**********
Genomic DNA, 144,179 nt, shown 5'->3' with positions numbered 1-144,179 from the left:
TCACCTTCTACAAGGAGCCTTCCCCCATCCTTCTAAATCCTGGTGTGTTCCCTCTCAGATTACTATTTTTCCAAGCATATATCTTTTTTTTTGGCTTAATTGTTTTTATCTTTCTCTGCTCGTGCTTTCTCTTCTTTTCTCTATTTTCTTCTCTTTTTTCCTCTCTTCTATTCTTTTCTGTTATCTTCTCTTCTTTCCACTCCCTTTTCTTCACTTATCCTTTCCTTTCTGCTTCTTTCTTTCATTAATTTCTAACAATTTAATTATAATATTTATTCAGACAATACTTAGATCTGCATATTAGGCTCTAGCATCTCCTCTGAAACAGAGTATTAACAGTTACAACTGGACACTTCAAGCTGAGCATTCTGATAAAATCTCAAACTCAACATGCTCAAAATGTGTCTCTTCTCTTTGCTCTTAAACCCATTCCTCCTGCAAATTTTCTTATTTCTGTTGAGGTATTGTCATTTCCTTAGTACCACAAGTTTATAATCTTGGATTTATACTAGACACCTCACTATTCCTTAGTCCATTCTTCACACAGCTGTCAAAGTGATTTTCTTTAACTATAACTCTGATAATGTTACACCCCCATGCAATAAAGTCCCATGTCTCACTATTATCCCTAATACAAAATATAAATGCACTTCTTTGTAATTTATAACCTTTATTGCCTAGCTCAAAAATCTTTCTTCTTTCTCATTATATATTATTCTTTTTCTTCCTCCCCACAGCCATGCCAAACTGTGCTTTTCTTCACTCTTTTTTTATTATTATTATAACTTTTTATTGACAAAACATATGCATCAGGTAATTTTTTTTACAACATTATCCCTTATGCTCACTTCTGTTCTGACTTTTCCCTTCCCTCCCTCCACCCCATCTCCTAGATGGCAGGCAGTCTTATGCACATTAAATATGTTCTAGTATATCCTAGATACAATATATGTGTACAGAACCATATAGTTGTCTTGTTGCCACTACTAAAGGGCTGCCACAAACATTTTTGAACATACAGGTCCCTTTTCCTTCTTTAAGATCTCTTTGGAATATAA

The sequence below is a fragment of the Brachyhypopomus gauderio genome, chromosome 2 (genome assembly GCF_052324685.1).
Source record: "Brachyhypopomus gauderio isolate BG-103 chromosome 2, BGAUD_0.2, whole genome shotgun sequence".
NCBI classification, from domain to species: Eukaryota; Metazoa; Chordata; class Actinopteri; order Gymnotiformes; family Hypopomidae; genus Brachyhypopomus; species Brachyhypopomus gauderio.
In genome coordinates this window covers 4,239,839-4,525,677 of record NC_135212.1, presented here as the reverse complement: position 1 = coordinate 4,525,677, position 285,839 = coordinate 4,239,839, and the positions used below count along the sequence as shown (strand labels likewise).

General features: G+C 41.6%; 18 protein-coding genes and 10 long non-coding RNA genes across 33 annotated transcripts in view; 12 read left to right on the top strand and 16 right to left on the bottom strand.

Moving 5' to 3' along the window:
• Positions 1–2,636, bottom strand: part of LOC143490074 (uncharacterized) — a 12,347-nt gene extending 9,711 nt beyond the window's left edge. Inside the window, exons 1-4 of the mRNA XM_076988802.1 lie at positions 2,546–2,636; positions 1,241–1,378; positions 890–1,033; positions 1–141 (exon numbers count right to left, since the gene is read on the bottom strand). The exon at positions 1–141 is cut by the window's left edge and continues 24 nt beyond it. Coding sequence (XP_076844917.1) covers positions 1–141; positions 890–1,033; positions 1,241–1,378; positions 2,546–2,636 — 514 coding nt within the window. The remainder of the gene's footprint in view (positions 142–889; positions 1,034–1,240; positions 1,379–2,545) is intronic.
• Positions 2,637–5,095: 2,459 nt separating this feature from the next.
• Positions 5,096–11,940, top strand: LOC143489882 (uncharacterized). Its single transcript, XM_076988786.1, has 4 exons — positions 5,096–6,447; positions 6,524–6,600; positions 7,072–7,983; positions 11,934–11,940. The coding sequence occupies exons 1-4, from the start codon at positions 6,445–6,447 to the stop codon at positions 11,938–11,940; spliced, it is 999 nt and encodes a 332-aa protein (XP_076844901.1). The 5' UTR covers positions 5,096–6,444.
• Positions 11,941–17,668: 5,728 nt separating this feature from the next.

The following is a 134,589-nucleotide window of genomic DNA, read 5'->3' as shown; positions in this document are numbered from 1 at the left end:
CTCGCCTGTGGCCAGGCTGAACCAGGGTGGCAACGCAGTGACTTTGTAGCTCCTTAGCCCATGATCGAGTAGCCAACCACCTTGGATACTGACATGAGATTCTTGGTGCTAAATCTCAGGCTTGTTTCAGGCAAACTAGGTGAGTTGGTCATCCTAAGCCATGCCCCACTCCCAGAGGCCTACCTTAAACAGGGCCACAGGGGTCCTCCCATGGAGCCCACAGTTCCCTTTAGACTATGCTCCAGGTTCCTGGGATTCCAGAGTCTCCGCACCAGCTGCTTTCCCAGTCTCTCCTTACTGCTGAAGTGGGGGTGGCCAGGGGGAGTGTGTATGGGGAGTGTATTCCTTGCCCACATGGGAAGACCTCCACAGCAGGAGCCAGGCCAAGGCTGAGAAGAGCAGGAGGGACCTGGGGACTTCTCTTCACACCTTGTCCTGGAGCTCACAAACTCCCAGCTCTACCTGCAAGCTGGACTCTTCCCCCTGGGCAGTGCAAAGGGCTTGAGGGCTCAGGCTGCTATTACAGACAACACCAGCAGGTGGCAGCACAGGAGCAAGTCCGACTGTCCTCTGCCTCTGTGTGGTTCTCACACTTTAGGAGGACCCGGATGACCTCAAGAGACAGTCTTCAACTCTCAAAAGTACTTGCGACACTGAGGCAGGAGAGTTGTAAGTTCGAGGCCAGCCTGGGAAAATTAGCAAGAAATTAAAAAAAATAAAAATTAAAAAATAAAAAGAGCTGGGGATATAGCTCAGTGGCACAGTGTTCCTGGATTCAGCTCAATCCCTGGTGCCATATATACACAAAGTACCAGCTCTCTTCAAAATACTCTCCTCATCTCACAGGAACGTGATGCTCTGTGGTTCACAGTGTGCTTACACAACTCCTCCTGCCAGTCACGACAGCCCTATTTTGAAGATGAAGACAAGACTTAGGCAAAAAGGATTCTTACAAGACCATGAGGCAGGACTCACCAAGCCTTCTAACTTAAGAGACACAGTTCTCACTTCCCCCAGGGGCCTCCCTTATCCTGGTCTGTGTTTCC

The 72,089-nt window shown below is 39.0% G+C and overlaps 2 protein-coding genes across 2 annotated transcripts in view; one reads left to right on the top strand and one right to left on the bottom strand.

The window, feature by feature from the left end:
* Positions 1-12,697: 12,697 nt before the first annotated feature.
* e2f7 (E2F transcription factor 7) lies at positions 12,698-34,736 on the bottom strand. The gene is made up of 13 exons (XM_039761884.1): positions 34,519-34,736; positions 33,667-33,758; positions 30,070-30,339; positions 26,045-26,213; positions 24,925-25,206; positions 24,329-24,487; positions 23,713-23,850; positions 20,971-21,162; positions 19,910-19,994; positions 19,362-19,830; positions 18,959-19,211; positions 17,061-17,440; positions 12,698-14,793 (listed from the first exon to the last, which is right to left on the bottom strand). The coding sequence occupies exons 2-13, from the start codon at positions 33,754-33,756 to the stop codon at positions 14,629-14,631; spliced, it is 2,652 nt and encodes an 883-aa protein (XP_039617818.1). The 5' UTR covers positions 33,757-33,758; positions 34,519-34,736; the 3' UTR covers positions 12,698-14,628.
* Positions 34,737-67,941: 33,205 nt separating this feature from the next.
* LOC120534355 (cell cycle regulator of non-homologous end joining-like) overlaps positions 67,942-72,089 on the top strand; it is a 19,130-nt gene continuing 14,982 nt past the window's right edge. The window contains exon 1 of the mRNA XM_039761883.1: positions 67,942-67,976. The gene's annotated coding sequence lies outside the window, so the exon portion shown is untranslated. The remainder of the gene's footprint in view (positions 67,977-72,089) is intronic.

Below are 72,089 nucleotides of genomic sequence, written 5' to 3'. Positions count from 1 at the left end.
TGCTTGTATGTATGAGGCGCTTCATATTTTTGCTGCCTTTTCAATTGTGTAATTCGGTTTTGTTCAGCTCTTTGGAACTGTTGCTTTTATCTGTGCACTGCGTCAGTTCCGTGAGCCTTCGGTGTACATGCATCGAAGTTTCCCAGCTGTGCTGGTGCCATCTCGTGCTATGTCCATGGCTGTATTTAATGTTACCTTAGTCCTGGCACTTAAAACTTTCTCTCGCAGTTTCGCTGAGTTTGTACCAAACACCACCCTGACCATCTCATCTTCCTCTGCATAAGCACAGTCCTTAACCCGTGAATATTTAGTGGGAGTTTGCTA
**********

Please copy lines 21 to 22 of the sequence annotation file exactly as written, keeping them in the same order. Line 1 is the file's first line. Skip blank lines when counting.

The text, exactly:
Below are 72,089 nucleotides of genomic sequence, written 5' to 3'. Positions count from 1 at the left end.
TGCTTGTATGTATGAGGCGCTTCATATTTTTGCTGCCTTTTCAATTGTGTAATTCGGTTTTGTTCAGCTCTTTGGAACTGTTGCTTTTATCTGTGCACTGCGTCAGTTCCGTGAGCCTTCGGTGTACATGCATCGAAGTTTCCCAGCTGTGCTGGTGCCATCTCGTGCTATGTCCATGGCTGTATTTAATGTTACCTTAGTCCTGGCACTTAAAACTTTCTCTCGCAGTTTCGCTGAGTTTGTACCAAACACCACCCTGACCATCTCATCTTCCTCTGCATAAGCACAGTCCTTAACCCGTGAATATTTAGTGGGAGTTTGCTA